• Share
  • Email
  • Embed
  • Like
  • Save
  • Private Content
Dr. Roger Campbell - The Future of Pork Industries
 

Dr. Roger Campbell - The Future of Pork Industries

on

  • 938 views

The Future of Pork Industries - Dr. Roger Campbell - Pork Cooperative Research Center (CRC), from the Swine Forecast 2011 webinar, December 1, 2010....

The Future of Pork Industries - Dr. Roger Campbell - Pork Cooperative Research Center (CRC), from the Swine Forecast 2011 webinar, December 1, 2010.

http://www.swinecast.com/swine-forecast-2011

Statistics

Views

Total Views
938
Views on SlideShare
937
Embed Views
1

Actions

Likes
0
Downloads
0
Comments
0

1 Embed 1

http://www.cheng-fu.com 1

Accessibility

Categories

Upload Details

Uploaded via as Microsoft PowerPoint

Usage Rights

© All Rights Reserved

Report content

Flagged as inappropriate Flag as inappropriate
Flag as inappropriate

Select your reason for flagging this presentation as inappropriate.

Cancel
  • Full Name Full Name Comment goes here.
    Are you sure you want to
    Your message goes here
    Processing…
Post Comment
Edit your comment

    Dr. Roger Campbell - The Future of Pork Industries Dr. Roger Campbell - The Future of Pork Industries Presentation Transcript

    • The future pork industries – challenges and opportunities 2011 and beyond
    • AUSTRALIA –SMALL BUT REFLECTS TYPICAL DEMAND AND SUPPLY SITUATIONS Population – 22 million Pigs – slaughter 5 million annually Pork production – 350,000 -450,000 tonne annually Import 140,000-150,000 tonne (carcass equivalents) annually 1500? Producers COP - $2.06 USA/kg carcass weight (2010) Price - $2.50 - $2.70 USA/kg carcass weight (2010) Per capita consumption – 26.5 kg (58.3 LB) Unlimited grain (wheat ,barley ,sorghum) but increasing risk of droughts No major diseases (PRRS, PRCV2, SIV)
    • Efficiency of production 2009-2010 Business Indicator Average Top 20% Pigs weaned/sow/year 21.8 24.5 Carcass weight (kg) 73 90 Carcass sold/sow/year (kg) 1580 2060 Feed cost ($USA/tonne0 340 290 HFC (kg/kg carcass weight) 3.85 3.4 HFC (MJ DE/kg carcass weight) 52.4 47.5 HFC (Mcal/kg carcass weight) 12.5 11.3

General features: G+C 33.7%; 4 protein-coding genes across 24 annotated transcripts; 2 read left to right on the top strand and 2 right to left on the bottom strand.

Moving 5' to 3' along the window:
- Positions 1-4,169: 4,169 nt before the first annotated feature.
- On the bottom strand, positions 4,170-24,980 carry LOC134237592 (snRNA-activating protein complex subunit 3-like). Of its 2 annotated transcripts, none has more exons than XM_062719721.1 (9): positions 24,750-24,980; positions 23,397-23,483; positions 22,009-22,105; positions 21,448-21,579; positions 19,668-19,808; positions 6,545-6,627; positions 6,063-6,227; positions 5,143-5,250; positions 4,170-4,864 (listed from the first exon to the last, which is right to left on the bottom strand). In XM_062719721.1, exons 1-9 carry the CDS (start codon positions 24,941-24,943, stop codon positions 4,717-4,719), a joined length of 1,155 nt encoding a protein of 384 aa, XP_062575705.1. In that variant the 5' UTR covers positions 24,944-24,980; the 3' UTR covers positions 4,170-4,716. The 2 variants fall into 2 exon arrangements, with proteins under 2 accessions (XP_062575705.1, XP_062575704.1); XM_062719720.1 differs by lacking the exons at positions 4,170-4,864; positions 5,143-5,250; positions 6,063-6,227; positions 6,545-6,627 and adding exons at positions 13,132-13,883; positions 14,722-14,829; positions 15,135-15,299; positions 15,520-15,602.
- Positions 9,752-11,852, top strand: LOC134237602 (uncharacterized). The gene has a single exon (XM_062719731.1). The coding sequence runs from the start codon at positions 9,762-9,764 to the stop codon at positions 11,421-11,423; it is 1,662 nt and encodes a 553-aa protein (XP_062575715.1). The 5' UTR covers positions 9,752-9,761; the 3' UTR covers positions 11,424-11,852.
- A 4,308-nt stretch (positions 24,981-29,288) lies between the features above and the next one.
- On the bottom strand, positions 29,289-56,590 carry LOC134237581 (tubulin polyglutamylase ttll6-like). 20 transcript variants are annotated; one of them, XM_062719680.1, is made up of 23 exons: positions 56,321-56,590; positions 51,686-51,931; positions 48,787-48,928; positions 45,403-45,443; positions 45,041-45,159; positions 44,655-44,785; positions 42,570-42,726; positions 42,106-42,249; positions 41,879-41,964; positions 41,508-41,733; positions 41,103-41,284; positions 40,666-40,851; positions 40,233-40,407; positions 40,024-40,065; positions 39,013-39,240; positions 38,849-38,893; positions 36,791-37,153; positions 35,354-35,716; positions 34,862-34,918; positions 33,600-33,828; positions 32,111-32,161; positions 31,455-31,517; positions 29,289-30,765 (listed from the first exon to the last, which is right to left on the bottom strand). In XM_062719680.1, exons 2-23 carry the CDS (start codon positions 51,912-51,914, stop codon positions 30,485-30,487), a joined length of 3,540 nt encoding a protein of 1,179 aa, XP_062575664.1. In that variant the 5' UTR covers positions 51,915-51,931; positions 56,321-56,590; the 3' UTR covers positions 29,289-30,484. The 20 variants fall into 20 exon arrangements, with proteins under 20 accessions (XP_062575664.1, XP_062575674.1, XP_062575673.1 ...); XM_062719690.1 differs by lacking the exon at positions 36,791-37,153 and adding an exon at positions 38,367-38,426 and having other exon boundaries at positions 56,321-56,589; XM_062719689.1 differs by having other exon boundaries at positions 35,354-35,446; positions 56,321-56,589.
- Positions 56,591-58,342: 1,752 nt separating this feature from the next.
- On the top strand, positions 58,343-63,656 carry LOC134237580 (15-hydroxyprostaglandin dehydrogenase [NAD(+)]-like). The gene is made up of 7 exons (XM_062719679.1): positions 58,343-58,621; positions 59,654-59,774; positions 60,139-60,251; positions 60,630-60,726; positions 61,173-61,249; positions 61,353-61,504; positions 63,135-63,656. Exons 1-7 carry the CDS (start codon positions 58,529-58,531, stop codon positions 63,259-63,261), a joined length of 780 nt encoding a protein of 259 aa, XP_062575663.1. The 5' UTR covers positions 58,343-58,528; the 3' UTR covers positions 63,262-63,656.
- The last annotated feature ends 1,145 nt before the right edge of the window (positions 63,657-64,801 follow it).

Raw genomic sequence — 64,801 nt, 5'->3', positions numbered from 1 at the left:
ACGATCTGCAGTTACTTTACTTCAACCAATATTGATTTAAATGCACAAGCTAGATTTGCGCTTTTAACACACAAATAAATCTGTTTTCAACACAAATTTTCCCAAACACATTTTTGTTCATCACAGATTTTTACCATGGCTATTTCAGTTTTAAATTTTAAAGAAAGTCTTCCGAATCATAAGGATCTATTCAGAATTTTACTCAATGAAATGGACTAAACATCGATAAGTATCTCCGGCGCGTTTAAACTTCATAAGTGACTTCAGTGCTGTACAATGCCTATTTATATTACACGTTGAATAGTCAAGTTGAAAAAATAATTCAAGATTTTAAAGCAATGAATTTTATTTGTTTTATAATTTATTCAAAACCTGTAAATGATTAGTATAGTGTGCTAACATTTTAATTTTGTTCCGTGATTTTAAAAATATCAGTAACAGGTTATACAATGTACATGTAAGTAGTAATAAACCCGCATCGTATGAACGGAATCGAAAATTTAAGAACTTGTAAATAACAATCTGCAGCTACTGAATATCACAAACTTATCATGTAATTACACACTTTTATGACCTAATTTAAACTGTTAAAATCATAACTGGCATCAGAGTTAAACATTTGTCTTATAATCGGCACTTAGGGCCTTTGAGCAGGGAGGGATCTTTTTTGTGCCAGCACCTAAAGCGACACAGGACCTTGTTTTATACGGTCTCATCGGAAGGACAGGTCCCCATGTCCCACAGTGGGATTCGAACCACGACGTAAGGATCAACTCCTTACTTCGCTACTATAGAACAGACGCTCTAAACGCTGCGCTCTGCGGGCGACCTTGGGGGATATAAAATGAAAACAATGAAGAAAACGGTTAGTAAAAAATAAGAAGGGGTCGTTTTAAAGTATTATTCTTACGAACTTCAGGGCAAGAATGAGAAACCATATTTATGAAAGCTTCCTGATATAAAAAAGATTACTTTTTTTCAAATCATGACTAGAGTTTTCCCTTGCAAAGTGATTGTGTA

• Pork and grain prices 2004-2010
    • Modelled Producer Profitability Assumptions Feed conversion 4:1 Non grain feed costs - $100/ tonne Non feed costs - $1.00/ kg Monthly average feed grain price Eastern seaboard baconer price 2009/ 2010 Year
    • Profitability ($/kg carcass weight)
    • Pig slaughter in Australia (05-10)
    • Carcass weights (kg)
    • Imports (1993-2010)
    • Origin of imports
    • THE USA INDUSTRY –EXAMPLE OF GLOBAL SITUATION
    • Productivity in the USA pork industry
    • Changes in the structure of the USA pork industry
    • Pig price (cents/LB LW) between 1989 and 2008
    • Profit over time (cents/LB live weight)
    • Domestic growth –limited by flat demand
    • The “good” news -Exports
    • Global business indicators 2007 Business Indicators USA Canada Brazil Denmark Netherlands Pigs weaned 22.9 22.3 20.0 26.4 24.7 Carcass weight Carcass 93 94 79 82 89 Carcass weight (kg/sow/y) 1945 1935 1406 2003 2200 Feed costs ($/tonne) 265 339 350 336 348 HFC (kg/kg carcass weight) 3.80 3.56 3.80 3.75 3.62 HFC (MJ DE/kg) 55 44 52 50 49
    • SECRETS TO SUCCESS -AUSTRALIA Continue to enhance efficiency of production and address grain volatility Take lead in the welfare issue and use to differentiate Australian production and product (have retail ,community and consumer support) – reduce imports Improve quality of product –demand Tap into higher end Asian markets Better understand feed costs (go way beyond cost of grain) Cost plus supply contracts
    • 2011 Big harvest and weather damaged grain in 2010-2011.Feed cost will average $320-$360/tonne and vary across states Price is less predictable but could return towards longer term average - $2.50/kg over 2011. COP $2.26 to $ 2.32/kg. Margin $ 0.18 to $ 0.24/kg carcass weight ($13 to $17.50/pig) with little room for mistake.
    • SECRETS TO SUCCESS -GLOBAL Continue to enhance efficiency of production and actively address likelihood of increasing and volatile feed costs Exploit growing global demand for pork and cost advantages – more exports and better understanding global customer demands Develop risk polices and other means of ensuring export markets are maintained Be aware of growing welfare and environmental concerns – they are likely to affect all countries directly and indirectly Cost plus supply contracts
    • 2011-GLOBAL Europe likely to remain under pressure on prices and grain/feed costs but the global price cycle is currently on an upward trend . USA and Canada looking at reasonable but tighter margins than 2010 with price being affected by exports and domestic supply – but futures are positive. Likely to be a slight further global consolidation of pork industries in 2011 Many unknowns remain with grain prices likely to remain volatile and domestic demand in Europe and N America (globally ) remaining flat
    • Beyond Technology? At an industry level need to ensure plans in place to address ‘emergency” situations (HIV2,food contamination etc) and prevent or minimise consequent price declines Attempt to get ahead of social and welfare issues likely to affect community and consumer perceptions of the industry and demand for pork ( sow housing , pig management , environmental issues, general welfare) –innovation lacking and sorely needed needed. The issue in Australia and offers real opportunities – don’t get caught out. Innovation in product quality and variety –increase demand. What do national and international consumers want?